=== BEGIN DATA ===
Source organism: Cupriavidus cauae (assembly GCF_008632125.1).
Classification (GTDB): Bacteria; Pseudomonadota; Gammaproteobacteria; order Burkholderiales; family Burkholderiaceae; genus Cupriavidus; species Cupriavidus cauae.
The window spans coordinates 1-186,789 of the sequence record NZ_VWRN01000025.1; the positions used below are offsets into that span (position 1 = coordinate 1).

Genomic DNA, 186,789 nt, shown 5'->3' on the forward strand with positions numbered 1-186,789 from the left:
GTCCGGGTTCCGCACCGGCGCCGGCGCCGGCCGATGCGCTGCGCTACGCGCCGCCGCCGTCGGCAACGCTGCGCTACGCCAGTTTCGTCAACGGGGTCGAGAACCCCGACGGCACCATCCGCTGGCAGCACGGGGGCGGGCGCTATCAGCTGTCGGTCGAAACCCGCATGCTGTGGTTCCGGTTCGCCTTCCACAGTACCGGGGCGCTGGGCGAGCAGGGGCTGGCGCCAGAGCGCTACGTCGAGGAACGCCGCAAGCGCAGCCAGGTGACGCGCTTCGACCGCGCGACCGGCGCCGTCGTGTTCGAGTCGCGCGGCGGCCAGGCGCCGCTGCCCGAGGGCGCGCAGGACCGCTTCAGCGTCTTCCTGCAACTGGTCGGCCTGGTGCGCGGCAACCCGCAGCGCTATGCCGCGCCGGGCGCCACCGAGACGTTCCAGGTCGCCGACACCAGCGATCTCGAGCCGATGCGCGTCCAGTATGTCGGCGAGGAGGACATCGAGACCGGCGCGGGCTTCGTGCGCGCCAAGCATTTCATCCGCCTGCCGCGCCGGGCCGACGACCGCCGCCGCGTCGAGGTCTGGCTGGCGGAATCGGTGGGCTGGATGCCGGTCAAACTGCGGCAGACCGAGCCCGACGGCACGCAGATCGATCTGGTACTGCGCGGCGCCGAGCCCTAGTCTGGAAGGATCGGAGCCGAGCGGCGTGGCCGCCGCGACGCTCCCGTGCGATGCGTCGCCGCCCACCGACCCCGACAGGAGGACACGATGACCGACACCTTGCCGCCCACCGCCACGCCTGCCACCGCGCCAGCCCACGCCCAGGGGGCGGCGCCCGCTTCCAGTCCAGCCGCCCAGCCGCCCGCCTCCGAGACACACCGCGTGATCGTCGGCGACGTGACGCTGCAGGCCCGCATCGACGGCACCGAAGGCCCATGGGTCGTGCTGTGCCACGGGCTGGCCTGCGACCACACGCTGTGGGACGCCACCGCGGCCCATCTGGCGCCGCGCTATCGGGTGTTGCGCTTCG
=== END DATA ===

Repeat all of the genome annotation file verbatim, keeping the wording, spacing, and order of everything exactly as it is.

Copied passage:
Source organism: Cupriavidus cauae (assembly GCF_008632125.1).
Classification (GTDB): Bacteria; Pseudomonadota; Gammaproteobacteria; order Burkholderiales; family Burkholderiaceae; genus Cupriavidus; species Cupriavidus cauae.
The window spans coordinates 1-186,789 of the sequence record NZ_VWRN01000025.1; the positions used below are offsets into that span (position 1 = coordinate 1).

Genomic DNA, 186,789 nt, shown 5'->3' on the forward strand with positions numbered 1-186,789 from the left:
GTCCGGGTTCCGCACCGGCGCCGGCGCCGGCCGATGCGCTGCGCTACGCGCCGCCGCCGTCGGCAACGCTGCGCTACGCCAGTTTCGTCAACGGGGTCGAGAACCCCGACGGCACCATCCGCTGGCAGCACGGGGGCGGGCGCTATCAGCTGTCGGTCGAAACCCGCATGCTGTGGTTCCGGTTCGCCTTCCACAGTACCGGGGCGCTGGGCGAGCAGGGGCTGGCGCCAGAGCGCTACGTCGAGGAACGCCGCAAGCGCAGCCAGGTGACGCGCTTCGACCGCGCGACCGGCGCCGTCGTGTTCGAGTCGCGCGGCGGCCAGGCGCCGCTGCCCGAGGGCGCGCAGGACCGCTTCAGCGTCTTCCTGCAACTGGTCGGCCTGGTGCGCGGCAACCCGCAGCGCTATGCCGCGCCGGGCGCCACCGAGACGTTCCAGGTCGCCGACACCAGCGATCTCGAGCCGATGCGCGTCCAGTATGTCGGCGAGGAGGACATCGAGACCGGCGCGGGCTTCGTGCGCGCCAAGCATTTCATCCGCCTGCCGCGCCGGGCCGACGACCGCCGCCGCGTCGAGGTCTGGCTGGCGGAATCGGTGGGCTGGATGCCGGTCAAACTGCGGCAGACCGAGCCCGACGGCACGCAGATCGATCTGGTACTGCGCGGCGCCGAGCCCTAGTCTGGAAGGATCGGAGCCGAGCGGCGTGGCCGCCGCGACGCTCCCGTGCGATGCGTCGCCGCCCACCGACCCCGACAGGAGGACACGATGACCGACACCTTGCCGCCCACCGCCACGCCTGCCACCGCGCCAGCCCACGCCCAGGGGGCGGCGCCCGCTTCCAGTCCAGCCGCCCAGCCGCCCGCCTCCGAGACACACCGCGTGATCGTCGGCGACGTGACGCTGCAGGCCCGCATCGACGGCACCGAAGGCCCATGGGTCGTGCTGTGCCACGGGCTGGCCTGCGACCACACGCTGTGGGACGCCACCGCGGCCCATCTGGCGCCGCGCTATCGGGTGTTGCGCTTCG